I just happened to be the kind of woman who, because I was a single mother raising my child all by myself and never got any help at all – which I still don't. Like, I'm 24 in college – not a cheap college either – one of the best colleges in the country, and I'm still taking care of him all by myself as a 21-year-old, 20-year-old, young, single mother with no family and no support – I wasn’t about to say no to something that could help me feed my son for a month or two or three.

xoNecole: We are in this post-Me Too climate where women in Hollywood have come forward to talk about the powerful men who have abused them. In the music industry in particular, it seems nearly impossible for any substantive change or movement to take place within music. It's only now after three decades of allegations that R. Kelly has finally been convicted and other men like Russell Simmons continue to roam free despite the multiple allegations against him. Why do you think it's hard for the music industry to face its reckoning?

EO: That's not the music industry, that's urban music. That’s just Black folks who make music and nobody cares about that. That's the thing; nobody cares...Nobody cares. It's not the music industry. It's just an "urban" thing. And when I say "urban," I say that in quotations. Literally, it’s a Black thing, where nobody gives a shit what Black people do to Black people. And Russell didn't go on unchecked, he just had enough money to keep it quiet. But you know, anytime you're dealing with Black women being disrespected, especially by Black men, nobody gives a shit.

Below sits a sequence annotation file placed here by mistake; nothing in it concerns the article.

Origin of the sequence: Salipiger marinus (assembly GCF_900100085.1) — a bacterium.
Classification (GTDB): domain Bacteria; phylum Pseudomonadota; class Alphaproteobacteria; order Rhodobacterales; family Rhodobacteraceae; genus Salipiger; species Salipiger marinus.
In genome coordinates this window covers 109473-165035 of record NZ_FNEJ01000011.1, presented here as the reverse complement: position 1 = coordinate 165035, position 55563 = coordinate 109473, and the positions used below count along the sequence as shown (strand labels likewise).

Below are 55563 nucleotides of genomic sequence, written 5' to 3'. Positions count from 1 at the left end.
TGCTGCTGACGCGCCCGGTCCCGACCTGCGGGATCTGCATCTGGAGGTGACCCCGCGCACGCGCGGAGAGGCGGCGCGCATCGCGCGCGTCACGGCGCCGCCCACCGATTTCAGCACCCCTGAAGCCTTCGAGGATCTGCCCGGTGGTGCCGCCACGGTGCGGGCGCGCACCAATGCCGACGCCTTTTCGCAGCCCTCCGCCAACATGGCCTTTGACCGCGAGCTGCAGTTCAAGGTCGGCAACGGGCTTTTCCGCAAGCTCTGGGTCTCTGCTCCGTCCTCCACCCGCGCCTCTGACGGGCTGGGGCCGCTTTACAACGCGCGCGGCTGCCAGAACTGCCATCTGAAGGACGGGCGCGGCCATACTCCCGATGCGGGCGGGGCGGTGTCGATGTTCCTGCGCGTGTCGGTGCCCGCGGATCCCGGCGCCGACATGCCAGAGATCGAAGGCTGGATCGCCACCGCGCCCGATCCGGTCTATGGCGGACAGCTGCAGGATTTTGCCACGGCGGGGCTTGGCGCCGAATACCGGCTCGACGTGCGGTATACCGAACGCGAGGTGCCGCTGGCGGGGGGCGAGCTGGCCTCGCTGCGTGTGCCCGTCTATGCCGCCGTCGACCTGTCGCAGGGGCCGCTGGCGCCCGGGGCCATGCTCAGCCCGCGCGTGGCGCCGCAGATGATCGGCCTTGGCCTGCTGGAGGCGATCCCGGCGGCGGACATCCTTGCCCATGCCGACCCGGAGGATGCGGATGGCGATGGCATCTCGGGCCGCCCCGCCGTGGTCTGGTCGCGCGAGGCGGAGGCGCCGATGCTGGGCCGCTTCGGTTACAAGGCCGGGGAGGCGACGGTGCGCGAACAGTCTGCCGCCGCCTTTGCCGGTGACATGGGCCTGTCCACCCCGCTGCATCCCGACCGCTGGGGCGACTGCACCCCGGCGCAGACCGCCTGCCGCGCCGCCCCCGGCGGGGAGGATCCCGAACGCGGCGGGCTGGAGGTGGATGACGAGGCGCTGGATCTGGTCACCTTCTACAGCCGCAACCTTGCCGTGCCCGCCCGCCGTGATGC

And Black people don't police themselves so it doesn't matter. Why should anybody care? And Black women don't care. They'll buy an R. Kelly album right now. They’ll stream that shit right now. They don’t care. So, nobody cares. Nobody cares. And if you're not going to police yourself, then nobody's ever going to care.

xoNecole: Do you have any regrets about anything you wrote or perhaps something you may have omitted?

EO: Absolutely not. No. There's nothing that I wish I would've gone back and said to myself, no. I don’t think at 20-something years old, I'm supposed to understand every little thing. I don't think the 20-something-year-old woman is supposed to understand the world and know exactly what she's doing. I think that one of my biggest regrets, which isn't my regret, but a regret, is that I didn't have better parents. Because a 20-something only knows what she knows based on what she’s seen and what she’s been taught and what she’s told. I had shitty parents and a horrible family. Just terrible. These people had no business having children. None of them. And a lot of our families are like that. And we may pass down those familial curses.

*This interview has been edited and condensed

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Feature image courtesy of Elisabeth Ovesen